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Modern Marsupials


This table provides details on all the modern orders of marsupials. For a list of families please see Marsupial Subgroups


 No. of Species

 Representative Animal




   Ameridelphia is the magnorder that includes all the marsupials living in the Americas except for Dromiciops



An American Opossum 
  •  Small to medium-sized marsupials
  • Semi-arboreal omnivores - but there are many exceptions
  • Most have long snouts
  • A narrow braincase
  • A prominent saggital crest (a bone crest running the longitudinally along the centre of the dorsal surface of the skull
  • The dental formula (on one side of the jaw); 5 incisors (4 on the lower jaw), 1 canine, 3 premolars, 4 molars
  • Plantigrade stance (feet flat on the ground)
  • Prehensile tails
  • Reproductive systems very basic, reduced marsupium (pouch)
  • Opportunistic omnivores, with a broad range of diet
  •  Contains the common opossums of the western hemisphere
  • As basically generalists, they are good colonizers. They are therefore rapidly colonising North America
  • Probably diverged from the South American opossum during the Cretaecous of Paleocene



 No Image Avaliable

  •  Small, shrew-like marsupials about the size of a small rat
  • Thin limbs, long, poinrd snout and a slender hairy tail
  • Insectivores - active hunters of insects
  • Small eyes and poor eye sight and hunt during the evening and at night, using their hearing and long sensitive whiskers to locate prey
  • Spend much of their live in underground burrows and along surface trackways
  • Also known as the rate opossom 
  • Confined to the Andes of South America and live in inaccessible forest and grassland regions of the high Andes
  • Order diverged from the ancestoral marsupial line very early
  • Because of their inaccessible habitat they are poorly understood and considered rarer than they actually are


   A magnorder that contains roughly three-quarters of all marsupials, including all those native to Australia and a single species from South America.



  •  Semi-arboreal
  • Only slightly larger than a mouse
  • thick based, moderatley prehensile tail
  • Weight varies between 17 and 31 grams
  • Coat of short, dense, silky fur,brown on the upper side with ashy white patche, and paler underneath
  • Short, rounded ears
  • Black rings around the eyes
  • Found only in the mountains of Chile and Argentina, in dense humid forests, especially where bamboo is present
  • Resonably common
  • Largely carnivorous - insects and small fruit
  • Nocturnal
  • Excellent climbers, using both their feet and tail, but are equally at home on the ground.
  • Accumulate fat reserves in tail
  • Carry young in a pouch


  • Only a single species belong to this group - The Monito del Monte - the 'little mountain monkey'.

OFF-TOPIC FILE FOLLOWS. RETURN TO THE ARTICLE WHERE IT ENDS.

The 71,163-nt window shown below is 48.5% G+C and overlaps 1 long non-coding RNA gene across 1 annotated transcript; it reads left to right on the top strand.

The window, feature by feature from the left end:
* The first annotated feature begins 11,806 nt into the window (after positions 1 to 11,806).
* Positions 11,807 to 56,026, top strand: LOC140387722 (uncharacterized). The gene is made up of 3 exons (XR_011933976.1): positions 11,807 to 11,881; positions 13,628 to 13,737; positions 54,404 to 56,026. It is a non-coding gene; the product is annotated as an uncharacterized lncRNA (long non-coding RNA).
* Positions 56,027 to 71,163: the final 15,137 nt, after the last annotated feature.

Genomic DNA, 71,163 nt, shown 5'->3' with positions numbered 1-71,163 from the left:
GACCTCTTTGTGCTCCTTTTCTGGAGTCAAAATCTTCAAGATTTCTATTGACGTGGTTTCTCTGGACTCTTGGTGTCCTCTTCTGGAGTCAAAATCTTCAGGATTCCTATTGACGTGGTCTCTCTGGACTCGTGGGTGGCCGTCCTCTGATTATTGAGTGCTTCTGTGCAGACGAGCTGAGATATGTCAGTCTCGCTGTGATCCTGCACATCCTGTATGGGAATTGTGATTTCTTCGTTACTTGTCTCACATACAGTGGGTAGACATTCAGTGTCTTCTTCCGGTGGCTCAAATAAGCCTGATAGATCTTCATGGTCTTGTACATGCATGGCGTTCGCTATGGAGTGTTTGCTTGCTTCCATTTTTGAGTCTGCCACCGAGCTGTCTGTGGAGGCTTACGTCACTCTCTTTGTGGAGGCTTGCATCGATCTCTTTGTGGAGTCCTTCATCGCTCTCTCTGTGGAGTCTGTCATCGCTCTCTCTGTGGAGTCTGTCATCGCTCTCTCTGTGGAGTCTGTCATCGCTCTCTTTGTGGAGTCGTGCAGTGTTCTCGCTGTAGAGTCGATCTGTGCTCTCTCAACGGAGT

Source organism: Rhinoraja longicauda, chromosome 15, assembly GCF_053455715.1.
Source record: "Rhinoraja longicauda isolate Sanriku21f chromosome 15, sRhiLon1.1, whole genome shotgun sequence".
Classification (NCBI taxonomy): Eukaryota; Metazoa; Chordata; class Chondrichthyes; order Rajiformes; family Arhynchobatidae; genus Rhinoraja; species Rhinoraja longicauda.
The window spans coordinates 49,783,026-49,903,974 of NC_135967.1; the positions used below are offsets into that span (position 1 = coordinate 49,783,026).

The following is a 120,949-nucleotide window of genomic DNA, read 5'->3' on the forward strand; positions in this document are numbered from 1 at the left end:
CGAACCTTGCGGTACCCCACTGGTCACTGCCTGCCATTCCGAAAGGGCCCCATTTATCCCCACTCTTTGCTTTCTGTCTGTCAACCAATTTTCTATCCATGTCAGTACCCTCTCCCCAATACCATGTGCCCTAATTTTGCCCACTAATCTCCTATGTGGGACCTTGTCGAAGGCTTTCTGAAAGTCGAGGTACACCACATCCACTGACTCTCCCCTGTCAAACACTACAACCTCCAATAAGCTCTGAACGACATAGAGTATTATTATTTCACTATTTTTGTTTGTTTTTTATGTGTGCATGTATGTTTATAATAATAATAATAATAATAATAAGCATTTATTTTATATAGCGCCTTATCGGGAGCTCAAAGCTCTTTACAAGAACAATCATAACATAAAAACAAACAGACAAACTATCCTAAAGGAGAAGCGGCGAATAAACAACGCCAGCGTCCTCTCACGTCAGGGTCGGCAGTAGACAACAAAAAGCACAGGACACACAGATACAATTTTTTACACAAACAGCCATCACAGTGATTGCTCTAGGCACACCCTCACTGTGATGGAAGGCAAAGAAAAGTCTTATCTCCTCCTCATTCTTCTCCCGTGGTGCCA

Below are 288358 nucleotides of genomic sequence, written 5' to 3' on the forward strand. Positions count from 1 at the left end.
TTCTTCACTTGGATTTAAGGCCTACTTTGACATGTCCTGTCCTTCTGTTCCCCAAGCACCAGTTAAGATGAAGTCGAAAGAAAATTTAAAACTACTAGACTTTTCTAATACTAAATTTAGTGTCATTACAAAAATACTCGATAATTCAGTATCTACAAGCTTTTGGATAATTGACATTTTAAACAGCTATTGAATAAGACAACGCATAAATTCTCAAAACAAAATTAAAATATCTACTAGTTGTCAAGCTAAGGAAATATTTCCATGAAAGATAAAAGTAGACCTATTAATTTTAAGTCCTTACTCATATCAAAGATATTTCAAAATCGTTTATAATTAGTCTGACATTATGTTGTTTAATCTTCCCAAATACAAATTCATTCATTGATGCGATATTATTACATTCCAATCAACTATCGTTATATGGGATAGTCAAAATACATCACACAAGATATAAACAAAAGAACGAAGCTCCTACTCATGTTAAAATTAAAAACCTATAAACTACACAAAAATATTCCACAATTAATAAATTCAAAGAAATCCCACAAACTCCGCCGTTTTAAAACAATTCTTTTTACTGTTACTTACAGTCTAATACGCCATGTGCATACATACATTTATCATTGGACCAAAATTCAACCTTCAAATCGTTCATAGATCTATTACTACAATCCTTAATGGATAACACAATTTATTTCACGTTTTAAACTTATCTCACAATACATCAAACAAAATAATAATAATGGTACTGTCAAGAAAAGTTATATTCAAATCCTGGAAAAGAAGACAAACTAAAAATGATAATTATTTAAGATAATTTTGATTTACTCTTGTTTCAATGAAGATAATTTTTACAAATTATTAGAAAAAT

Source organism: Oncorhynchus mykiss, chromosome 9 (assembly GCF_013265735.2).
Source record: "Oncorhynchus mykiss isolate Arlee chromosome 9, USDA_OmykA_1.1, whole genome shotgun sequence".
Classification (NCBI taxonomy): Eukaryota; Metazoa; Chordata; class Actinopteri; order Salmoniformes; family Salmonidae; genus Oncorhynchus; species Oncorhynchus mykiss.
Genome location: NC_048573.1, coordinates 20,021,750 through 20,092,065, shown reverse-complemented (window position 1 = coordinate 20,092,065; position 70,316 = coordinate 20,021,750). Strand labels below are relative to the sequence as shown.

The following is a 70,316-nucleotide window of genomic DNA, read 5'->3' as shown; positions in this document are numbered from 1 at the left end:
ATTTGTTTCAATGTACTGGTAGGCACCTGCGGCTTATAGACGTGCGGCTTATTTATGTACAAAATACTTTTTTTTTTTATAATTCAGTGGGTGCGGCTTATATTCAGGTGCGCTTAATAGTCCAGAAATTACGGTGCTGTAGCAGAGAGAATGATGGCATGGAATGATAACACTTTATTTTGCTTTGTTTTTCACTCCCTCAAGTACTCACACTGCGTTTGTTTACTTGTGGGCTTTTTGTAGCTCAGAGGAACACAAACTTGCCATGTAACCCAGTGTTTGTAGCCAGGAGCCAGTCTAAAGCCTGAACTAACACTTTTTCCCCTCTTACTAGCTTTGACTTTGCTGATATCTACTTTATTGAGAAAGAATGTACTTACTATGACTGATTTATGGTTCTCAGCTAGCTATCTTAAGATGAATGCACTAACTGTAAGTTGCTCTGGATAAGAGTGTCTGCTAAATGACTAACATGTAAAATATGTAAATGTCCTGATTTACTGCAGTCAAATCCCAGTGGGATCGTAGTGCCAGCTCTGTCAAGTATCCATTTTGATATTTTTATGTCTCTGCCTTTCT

• Thought to be more closely related to the marsupials of Australia than those of the Americas
  • Also known as the Colocolo or Chimaihuen




A quoll

A Quoll
  •  Marsupial carnivores
  • All have similar carnivorous morphology - many species convergent with placental species


  •  Omnivores
  • Most have the characteristic bandicoot shape; a plump, arched-back body with a long, delicately tapiring snout, very large upright ears, relatively long thin legs and a thin tail
  • Size varies from 140g to 2kg, but most species are about the weight of a half grown kitten (1kg)
  • All members are polyprotodont (have several pairs of lower front teeth)
  • All members endemic to twin land masses of Australia- New Guinea
  • Phylogeny of the family long controversial as two distinct characters suggest a connection with two other families



 No No Image Avaliable

  •  Most of their time is spent underground
  • Blind
  • No external ears, just a pair of tiny holes hidden under thick hair
  • cone-shaped head, with a leathery shield over the muzzle
  • The body is tubular and the a short, bald stub.
  • 12 -14 cm long
  • 40-60g
  • Short cream hair with an irridescent goldern sheen
  • Pouch has evolved to open backwards so that it does not fill with sand
  •  Two species; the Northern Australian (Notoryctes typhlops) and the Southern Australian Mole (Notoryctes cauinus), but they are so similar to one another that they cannot be reliable told apart
  • Fossilized ancestor found in the Riversleigh fossil deposits. This suggested that it lived in a tropical rainforest, completely differnt to the desert sand-dune areas in lives in today



  • Diprotodont - a pair of large, procumbent incisors on the lower jaw, a common feature of many early mammals and mammaliforms
  • Syndactyly - the second and third toes of thier feet are fused together
  • Almost all herbivores. Those that are insectivorous and omnivorous are thought to be derived from an original herbivorous habit
  • Examples include the kangaroos, wallabies, possums, koala and wombats
  • Order includes the 'Marsupial Lion'
  • Restricted to Australia
  • Many of the largest and least athletic became extinct when humans first entered Australia 50 000 years ago.

Images used, with permission, from Wikipedia and NaturePortfolio

Author: Catrin Roberts
Last updated: 23.11.83
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